Journal of Membrane Science

Surface modification of commercial polyamide desalination membranes using poly(ethylene glycol) diglycidyl ether to enhance membrane fouling resistance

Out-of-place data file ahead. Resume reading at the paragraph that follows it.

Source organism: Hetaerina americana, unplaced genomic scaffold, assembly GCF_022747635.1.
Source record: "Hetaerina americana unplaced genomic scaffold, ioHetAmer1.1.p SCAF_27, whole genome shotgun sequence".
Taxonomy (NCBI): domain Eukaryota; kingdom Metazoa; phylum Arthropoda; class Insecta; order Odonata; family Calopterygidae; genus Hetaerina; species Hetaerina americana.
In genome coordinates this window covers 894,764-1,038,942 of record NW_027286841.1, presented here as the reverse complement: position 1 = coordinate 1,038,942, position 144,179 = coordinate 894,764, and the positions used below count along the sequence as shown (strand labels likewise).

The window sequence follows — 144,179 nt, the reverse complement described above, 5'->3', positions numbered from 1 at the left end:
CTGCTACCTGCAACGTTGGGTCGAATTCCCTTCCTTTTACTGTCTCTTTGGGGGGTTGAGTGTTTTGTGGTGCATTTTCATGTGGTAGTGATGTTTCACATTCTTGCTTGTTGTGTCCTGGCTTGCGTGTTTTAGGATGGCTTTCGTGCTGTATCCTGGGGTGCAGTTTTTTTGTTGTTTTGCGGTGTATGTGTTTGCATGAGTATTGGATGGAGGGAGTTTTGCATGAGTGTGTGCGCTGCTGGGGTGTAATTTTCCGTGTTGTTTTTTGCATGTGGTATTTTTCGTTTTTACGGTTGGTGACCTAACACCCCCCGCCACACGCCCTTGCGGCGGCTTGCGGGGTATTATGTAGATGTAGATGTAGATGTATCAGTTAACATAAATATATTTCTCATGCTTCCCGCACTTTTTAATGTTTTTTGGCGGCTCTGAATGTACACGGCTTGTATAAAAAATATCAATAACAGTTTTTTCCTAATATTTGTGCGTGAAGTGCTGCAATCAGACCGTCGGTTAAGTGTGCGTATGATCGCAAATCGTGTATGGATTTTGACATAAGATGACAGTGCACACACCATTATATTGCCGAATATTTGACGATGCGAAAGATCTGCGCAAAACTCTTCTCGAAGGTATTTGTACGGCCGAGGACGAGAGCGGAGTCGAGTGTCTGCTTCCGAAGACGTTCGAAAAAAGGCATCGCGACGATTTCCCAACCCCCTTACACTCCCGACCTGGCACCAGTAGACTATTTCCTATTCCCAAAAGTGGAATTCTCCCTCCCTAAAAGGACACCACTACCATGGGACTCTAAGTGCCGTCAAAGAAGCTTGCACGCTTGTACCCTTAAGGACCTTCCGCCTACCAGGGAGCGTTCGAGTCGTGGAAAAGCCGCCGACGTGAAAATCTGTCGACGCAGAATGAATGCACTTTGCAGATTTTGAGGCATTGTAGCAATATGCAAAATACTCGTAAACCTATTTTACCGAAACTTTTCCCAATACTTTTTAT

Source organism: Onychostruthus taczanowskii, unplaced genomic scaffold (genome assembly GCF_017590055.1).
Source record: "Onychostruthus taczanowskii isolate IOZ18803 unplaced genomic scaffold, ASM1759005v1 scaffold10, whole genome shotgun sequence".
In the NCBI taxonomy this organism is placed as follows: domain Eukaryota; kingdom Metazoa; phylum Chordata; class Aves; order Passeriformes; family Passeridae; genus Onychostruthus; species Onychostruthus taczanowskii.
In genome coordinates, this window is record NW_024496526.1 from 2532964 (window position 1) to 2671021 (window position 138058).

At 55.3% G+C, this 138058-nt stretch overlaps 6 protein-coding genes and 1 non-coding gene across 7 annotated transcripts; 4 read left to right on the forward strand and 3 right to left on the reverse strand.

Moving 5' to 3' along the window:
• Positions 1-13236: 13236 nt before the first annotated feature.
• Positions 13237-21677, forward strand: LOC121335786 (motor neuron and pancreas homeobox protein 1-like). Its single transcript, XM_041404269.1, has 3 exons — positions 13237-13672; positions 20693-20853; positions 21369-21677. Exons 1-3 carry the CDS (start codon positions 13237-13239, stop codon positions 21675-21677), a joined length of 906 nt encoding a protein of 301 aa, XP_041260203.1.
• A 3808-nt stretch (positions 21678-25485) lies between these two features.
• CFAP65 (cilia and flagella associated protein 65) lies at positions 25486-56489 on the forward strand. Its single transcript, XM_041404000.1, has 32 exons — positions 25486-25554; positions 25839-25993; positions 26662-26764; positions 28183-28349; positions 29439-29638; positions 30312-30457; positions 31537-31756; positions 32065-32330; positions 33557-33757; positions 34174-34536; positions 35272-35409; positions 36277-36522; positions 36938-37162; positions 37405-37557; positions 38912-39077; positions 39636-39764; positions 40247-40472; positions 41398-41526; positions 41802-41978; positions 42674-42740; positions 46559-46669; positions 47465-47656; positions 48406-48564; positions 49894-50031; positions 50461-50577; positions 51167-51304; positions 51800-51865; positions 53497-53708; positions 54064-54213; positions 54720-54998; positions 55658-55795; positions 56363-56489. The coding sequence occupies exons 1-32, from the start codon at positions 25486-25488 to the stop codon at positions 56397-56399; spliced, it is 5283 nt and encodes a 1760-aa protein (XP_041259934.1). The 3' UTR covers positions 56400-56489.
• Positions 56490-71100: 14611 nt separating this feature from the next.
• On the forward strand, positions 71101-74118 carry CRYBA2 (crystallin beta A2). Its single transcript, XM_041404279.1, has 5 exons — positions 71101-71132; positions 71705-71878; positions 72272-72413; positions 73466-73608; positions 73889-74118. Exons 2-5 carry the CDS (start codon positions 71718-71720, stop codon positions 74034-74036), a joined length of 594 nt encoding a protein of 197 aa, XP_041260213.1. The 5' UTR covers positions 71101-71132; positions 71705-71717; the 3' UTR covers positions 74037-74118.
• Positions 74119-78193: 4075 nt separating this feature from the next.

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To improve fouling resistance, polyamide reverse osmosis (XLE) and nanofiltration (NF90) membranes were modified by grafting poly(ethylene glycol) (PEG) diglycidyl ether (PEGDE) to their top surfaces from aqueous solution. The effect of PEG molecular weight (200 vs. 1000) and treatment solution concentration (1% (w/w) vs. 15% (w/w)) on water flux and NaCl rejection was measured. PEGDE grafting density as well as surface properties of modified and unmodified membranes, including charge, hydrophilicity and roughness, were measured and compared. The fouling resistance of modified membranes to charged surfactants (i.e., sodium dodecyl sulfate (SDS) and dodecyltrimethylammonium bromide (DTAB)) and emulsions of n-decane and these charged surfactants was compared to that of unmodified membranes. In general, modified membranes exhibited improved fouling resistance and an improved ability to be cleaned after fouling compared to unmodified membranes. Fouling resistance increased with increasing PEG molecular weight, but showed little dependence on treatment solution concentration, suggesting that further improvements in membrane fouling resistance might be obtained by using lower concentrations of higher molecular weight PEG for surface modification. © 2010 Elsevier B.V.